In June, Lifebox had a chance meeting in Boston with the Namibia based Dr Leonard Kabongo. We learnt pretty quickly that when he’s involved, stuff gets done…and quickly. Just six weeks later, I was on a plane heading to the capital of Namibia, Windhoek, to launch our safer surgery work.

The word ‘Namib’ comes from the Khoekhoe language and means ‘open space’. Flying over Namibia you can see why. Miles upon miles of open country only disturbed by the odd track cutting across the bush. It is truly breathtaking. Namibia is half the size of Alaska with a population of just 2.45 million people. After London’s daily commute, the space is almost overpowering.


It’s an exciting time for healthcare in Namibia. This year the first home grown doctors will graduate from the University of Namibia. Previously Namibians have had to leave the country to study medicine (as such 80% of doctors working in Namibia are foreigners). Anaesthetists are especially thin on the ground, with four in the whole country three of which are based in the capital. So the four-year anaesthesia Diploma and Masters that is planned in 2017 will transform anaesthesia in the country.

Unlike many countries, healthcare in Namibia is very accessible. Patients are charged an initial fee of 4 Namibian Dollars – less than 1 US Dollar – which covers all treatment. This access does create its own set of challenges, with the health system chronically overburdened. Staff and equipment shortages have been further exacerbated by a drought which has forced the government to halve all Ministerial Budgets – including the Ministry of Health and Social Services.

Then there’s the sheer size of the country. Many rural areas lack the capacity to treat the more complicated patients in their facilities. This means that the most vulnerable and at-risk patients face journeys of hundreds of kilometers to the Tertiary Hospital at Windhoek. This is particularly critical in tackling the country’s high maternal and neonatal deaths and increasing capacity in rural areas is a clear priority. Which is where Lifebox comes in.

Our aim in Namibia is to ensure that every patient is safely monitored during and after surgery. We’ll work to equip every operating room and recovery bed across the country with our lifesaving pulse oximeter and run our Training Workshops in Safer Anaesthesia for Namibia’s anaesthesia providers.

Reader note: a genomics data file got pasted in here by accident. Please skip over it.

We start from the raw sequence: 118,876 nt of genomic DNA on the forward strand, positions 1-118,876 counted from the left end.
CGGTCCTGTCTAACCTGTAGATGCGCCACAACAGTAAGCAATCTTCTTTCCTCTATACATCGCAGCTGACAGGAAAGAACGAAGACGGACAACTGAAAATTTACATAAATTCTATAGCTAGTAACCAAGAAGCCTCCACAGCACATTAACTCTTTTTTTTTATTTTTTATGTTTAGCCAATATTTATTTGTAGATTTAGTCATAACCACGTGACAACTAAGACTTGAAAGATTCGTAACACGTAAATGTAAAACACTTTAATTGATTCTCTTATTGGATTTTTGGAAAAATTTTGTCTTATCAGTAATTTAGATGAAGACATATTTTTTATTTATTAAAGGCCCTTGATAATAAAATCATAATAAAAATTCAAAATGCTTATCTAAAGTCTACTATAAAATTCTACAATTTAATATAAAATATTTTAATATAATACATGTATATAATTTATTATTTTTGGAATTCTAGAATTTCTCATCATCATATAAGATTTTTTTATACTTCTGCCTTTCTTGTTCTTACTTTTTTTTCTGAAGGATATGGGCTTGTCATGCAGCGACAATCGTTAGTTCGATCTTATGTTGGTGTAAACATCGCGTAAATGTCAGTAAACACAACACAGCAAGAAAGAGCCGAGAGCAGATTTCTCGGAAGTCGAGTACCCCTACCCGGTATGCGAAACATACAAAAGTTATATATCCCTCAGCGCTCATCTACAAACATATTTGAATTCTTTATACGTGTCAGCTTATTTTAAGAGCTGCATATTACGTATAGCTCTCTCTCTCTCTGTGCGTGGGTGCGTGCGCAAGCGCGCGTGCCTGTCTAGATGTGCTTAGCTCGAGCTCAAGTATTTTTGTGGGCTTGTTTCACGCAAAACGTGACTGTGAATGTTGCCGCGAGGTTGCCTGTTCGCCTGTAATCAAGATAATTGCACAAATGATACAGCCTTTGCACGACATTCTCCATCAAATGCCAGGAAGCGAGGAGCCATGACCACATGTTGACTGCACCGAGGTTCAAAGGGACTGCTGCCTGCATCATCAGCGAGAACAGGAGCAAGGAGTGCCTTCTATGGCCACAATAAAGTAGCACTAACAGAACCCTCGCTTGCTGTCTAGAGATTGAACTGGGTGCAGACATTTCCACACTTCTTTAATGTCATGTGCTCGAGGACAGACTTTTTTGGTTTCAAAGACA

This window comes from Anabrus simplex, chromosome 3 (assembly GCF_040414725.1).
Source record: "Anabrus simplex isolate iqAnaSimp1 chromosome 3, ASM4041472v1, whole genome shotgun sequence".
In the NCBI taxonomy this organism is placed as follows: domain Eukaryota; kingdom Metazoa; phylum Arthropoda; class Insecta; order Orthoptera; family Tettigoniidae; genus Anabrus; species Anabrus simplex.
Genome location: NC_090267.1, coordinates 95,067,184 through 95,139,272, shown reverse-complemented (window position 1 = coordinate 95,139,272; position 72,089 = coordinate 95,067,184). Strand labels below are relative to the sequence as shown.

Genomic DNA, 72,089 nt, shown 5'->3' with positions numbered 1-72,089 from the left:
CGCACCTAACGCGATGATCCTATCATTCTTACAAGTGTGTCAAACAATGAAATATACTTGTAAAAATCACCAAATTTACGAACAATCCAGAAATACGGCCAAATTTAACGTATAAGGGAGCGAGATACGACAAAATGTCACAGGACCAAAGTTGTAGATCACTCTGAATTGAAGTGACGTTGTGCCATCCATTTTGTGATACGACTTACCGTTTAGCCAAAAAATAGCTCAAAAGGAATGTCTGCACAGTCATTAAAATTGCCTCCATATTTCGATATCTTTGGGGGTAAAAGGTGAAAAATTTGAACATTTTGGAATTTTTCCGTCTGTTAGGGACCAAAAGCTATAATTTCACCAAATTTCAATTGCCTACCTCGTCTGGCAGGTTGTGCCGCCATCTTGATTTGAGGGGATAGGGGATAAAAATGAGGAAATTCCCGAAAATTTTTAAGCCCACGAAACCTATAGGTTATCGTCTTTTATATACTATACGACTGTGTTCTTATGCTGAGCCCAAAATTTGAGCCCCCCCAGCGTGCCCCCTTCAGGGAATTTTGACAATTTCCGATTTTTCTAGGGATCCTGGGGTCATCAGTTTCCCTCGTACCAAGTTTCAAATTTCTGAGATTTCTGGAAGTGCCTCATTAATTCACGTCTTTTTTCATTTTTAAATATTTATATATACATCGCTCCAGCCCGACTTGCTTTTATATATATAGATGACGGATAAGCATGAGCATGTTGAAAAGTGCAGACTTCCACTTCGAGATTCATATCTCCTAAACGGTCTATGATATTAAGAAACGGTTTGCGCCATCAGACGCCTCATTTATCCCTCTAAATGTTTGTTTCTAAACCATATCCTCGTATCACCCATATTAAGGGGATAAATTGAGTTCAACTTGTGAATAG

In Windhoek I meet with Dr Kabongo and Dr Lara Herbert, a UK anaesthetist based in Uganda. The three of us are representing Lifebox at the 6th Annual Medical Doctors and Dentists Forum in the northern town of Ongwediva. Close to the Angolan border, Ongwediva was the location of Namibia’s first kidney transplant. It’s 1,000km away and we pile in to Dr Kabongo’s car and hit the road – nothing but empty country and the odd warthog family to keep us company.


Alongside presenting Lifebox to Namibia’s medical workforce, Dr Kabongo and Dr Herbert are running Namibia’s first Lifebox training workshop. Our training is comprised of a mixture of lectures and working groups with five modules that cover Physiology, a Practical Guide to the Lifebox Pulse Oximeter, the Hypoxia Action Plan, Clinical Scenarios and the Surgical Safety Checklist. Soon the room is filled with the beep of the oximeters as the doctors try out our monitoring device. At the end of Dr Kabongo’s lecture on the Surgical Safety Checklist – of which he is a staunch advocate at his hospital in Gobabis – four hospitals immediately ask for help to implement this at their facilities.


Lucille gives us a quick update on the training;

“It’s been eye opening for me. From marking the site before the operation, that nail varnish can interfere with the oximeter, the ABCD. I used to think it wasn’t my job. I used to keep quiet. But it’s about being part of a team. I’m feeling so much more confident.”


At the end of the forum, 31 medical professionals have taken part in the Safer Anaesthesia Training and we’ve gathered needs assessments for 18 hospitals. This enables us to determine the oximetry need for half of Namibia’s Hospitals. With customs clearance already in hand, Lifebox pulse oximeters will soon be shipped to equip operating rooms and recovery beds across Namibia.

With our mission accomplished we hit the road again. 1,000km and one breakdown later we’re back in Windhoek. It’s back to the UK to start work on the other half of hospitals. Needless to say, Dr Kabongo is already on the case.